First Records of Table Tennis in Brazil (1902)eMuseu do Esporte
First Records of Table Tennis in Brazil
Prior to official membership as a sport at the CBD, the first records of table tennis appeared in 1902, in advertisements of specialized stores or even games marked at Club Internacional, in Santos. At that time, the sport arrived in the country as “ping pong”.
Officialization of Table Tennis at CBD (1942)eMuseu do Esporte
Officialization of Table Tennis at CBD
In the late 1930s and early 1940s, the historical records of the practice of table tennis in Brazil intensified, especially coming from Rio de Janeiro and São Paulo, with practice in clubs such as Light Tennis Clube, Fluminense Football Club, Tijuca Tennis Clube, EC Pinheiros, among others.
The recognition of institutionalized practice came with the registration of the “Metropolitan Federation of Table Tennis” in Rio de Janeiro, in the then Brazilian Confederation of Sports (CBD).
The character he complies with is Dr. João Lyra Filho, recognized as the forerunner of sports law in Brazil and first President of the National Sports Council, actively participating in the construction of the first sports legislation in Brazil in 1941, among other activities in the field of literature, right, journalism and economics.
First Brazilian Table Tennis Championship (1942)eMuseu do Esporte
First Brazilian Table Tennis Championship
The first Brazilian Table Tennis Championship was held in 1946, that is, almost 5 years after the official state of the sport at the CBD.
The headquarters of the Fluminense Football Club, in Rio de Janeiro, was the venue for the disputes, which took place between November 15 and 17 of that year. Representatives from São Paulo (capital) and Rio de Janeiro (capital and interior) participated, with official competitions in the men's suit and exhibition games in the women.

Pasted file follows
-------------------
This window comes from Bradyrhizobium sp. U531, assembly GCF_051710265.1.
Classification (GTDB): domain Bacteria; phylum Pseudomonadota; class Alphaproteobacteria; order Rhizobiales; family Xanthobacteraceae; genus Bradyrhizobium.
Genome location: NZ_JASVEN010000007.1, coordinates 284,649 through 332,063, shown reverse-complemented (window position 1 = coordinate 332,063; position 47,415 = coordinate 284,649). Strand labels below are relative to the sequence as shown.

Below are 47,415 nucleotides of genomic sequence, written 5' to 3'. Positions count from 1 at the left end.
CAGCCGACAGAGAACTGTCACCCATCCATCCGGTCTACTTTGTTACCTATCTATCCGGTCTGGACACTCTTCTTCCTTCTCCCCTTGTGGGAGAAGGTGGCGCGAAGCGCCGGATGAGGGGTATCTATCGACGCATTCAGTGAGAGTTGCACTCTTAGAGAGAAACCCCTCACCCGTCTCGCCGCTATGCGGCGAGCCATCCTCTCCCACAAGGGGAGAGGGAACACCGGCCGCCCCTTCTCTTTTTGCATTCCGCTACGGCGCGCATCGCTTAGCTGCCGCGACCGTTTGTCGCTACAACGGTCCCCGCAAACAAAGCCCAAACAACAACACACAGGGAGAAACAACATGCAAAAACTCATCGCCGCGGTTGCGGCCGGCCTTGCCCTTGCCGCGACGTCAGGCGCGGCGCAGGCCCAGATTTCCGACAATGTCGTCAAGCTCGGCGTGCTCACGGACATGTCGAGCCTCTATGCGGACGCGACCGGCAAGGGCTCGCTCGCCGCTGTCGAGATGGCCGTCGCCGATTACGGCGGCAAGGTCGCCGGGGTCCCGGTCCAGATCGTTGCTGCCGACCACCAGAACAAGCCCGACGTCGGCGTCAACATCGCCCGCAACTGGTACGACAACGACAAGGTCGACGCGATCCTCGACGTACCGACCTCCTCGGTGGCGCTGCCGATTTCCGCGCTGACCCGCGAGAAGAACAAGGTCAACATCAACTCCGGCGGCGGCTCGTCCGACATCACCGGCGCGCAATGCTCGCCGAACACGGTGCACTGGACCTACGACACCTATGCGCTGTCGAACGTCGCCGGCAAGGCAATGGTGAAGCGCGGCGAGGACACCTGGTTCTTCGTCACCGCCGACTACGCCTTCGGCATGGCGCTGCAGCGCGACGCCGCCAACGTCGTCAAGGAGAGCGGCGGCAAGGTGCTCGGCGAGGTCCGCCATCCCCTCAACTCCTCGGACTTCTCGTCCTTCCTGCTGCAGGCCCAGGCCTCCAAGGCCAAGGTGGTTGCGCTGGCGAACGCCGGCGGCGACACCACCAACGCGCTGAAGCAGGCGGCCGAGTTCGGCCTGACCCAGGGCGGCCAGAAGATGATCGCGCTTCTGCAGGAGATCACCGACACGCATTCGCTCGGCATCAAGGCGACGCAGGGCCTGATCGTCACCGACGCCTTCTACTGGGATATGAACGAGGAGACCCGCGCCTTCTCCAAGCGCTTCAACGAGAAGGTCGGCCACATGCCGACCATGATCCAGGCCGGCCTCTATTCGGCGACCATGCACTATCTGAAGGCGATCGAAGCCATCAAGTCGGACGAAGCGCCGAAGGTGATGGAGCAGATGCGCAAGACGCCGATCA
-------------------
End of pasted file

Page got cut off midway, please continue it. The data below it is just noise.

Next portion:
First Brazilian Participation in South American Competitions (1947)eMuseu do Esporte
First Brazilian Participation in South American Competitions
Participation of Brazilian national teams in competitions in South America, in 1947. Since that time, with relevant results on the continent.
First Brazilian Participation in World Championships (1949)eMuseu do Esporte
First Brazilian Participation in World Championships
The saga of 4 Brazilians, who embarked to Stockholm, Sweden, in 1949, is the first record of Brazilian participation in world class. Mario Joffre, Dagoberto Midosi, Ivan Severo and Antonio Correa were the forerunners of this journey, that in total 80 athletes in the world until 2019.
Foundation of CBTM (1979)eMuseu do Esporte
Foundation of CBTM
The founding of CBTM in 1979 came in the wake of a series of transformations that took place in the Brazilian Confederation of Sports (CBD), with the promotion of the independence of sports that were previously managed by the entity. Headquartered in Rio de Janeiro/RJ since its officialization, the entity had 3 presidents in its history. The first was José Pereira Antelo, who participated actively in the process that gave rise to the Brazilian Confederation of Table Tennis.
First Brazilian Medals in Pan American Games (1983)eMuseu do Esporte
First Brazilian Medals in Pan American Games
In 1983, in Caracas, Venezuela, Brazil won its first medals in the men's suit in Pan American Games, surprising the favoritism of American athletes and team. There were four medals won in that edition: